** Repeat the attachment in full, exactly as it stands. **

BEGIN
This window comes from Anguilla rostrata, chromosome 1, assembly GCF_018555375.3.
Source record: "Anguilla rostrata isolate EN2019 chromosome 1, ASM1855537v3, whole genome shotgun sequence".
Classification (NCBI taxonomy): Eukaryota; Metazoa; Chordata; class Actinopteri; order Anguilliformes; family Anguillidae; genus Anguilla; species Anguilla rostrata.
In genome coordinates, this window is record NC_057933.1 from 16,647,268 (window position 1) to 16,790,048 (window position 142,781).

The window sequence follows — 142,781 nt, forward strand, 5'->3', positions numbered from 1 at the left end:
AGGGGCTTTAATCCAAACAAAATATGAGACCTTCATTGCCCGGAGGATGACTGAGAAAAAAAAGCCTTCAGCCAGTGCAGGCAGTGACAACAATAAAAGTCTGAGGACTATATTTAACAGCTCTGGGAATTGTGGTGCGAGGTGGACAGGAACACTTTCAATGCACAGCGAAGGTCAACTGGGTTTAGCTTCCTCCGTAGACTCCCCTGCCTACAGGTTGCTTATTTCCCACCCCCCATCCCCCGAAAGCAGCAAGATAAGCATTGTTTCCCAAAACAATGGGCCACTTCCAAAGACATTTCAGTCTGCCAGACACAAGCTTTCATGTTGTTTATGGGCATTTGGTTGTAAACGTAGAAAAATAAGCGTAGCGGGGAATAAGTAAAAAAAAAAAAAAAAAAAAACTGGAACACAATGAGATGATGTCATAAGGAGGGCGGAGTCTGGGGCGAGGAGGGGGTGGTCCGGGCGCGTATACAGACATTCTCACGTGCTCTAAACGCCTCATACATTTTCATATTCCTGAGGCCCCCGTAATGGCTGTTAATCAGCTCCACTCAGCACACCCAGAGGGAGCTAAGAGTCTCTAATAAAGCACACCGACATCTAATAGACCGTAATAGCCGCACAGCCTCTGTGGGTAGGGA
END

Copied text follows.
This window comes from Anguilla rostrata, chromosome 1, assembly GCF_018555375.3.
Source record: "Anguilla rostrata isolate EN2019 chromosome 1, ASM1855537v3, whole genome shotgun sequence".
Classification (NCBI taxonomy): Eukaryota; Metazoa; Chordata; class Actinopteri; order Anguilliformes; family Anguillidae; genus Anguilla; species Anguilla rostrata.
In genome coordinates, this window is record NC_057933.1 from 16,647,268 (window position 1) to 16,790,048 (window position 142,781).

The window sequence follows — 142,781 nt, forward strand, 5'->3', positions numbered from 1 at the left end:
AGGGGCTTTAATCCAAACAAAATATGAGACCTTCATTGCCCGGAGGATGACTGAGAAAAAAAAGCCTTCAGCCAGTGCAGGCAGTGACAACAATAAAAGTCTGAGGACTATATTTAACAGCTCTGGGAATTGTGGTGCGAGGTGGACAGGAACACTTTCAATGCACAGCGAAGGTCAACTGGGTTTAGCTTCCTCCGTAGACTCCCCTGCCTACAGGTTGCTTATTTCCCACCCCCCATCCCCCGAAAGCAGCAAGATAAGCATTGTTTCCCAAAACAATGGGCCACTTCCAAAGACATTTCAGTCTGCCAGACACAAGCTTTCATGTTGTTTATGGGCATTTGGTTGTAAACGTAGAAAAATAAGCGTAGCGGGGAATAAGTAAAAAAAAAAAAAAAAAAAAACTGGAACACAATGAGATGATGTCATAAGGAGGGCGGAGTCTGGGGCGAGGAGGGGGTGGTCCGGGCGCGTATACAGACATTCTCACGTGCTCTAAACGCCTCATACATTTTCATATTCCTGAGGCCCCCGTAATGGCTGTTAATCAGCTCCACTCAGCACACCCAGAGGGAGCTAAGAGTCTCTAATAAAGCACACCGACATCTAATAGACCGTAATAGCCGCACAGCCTCTGTGGGTAGGGA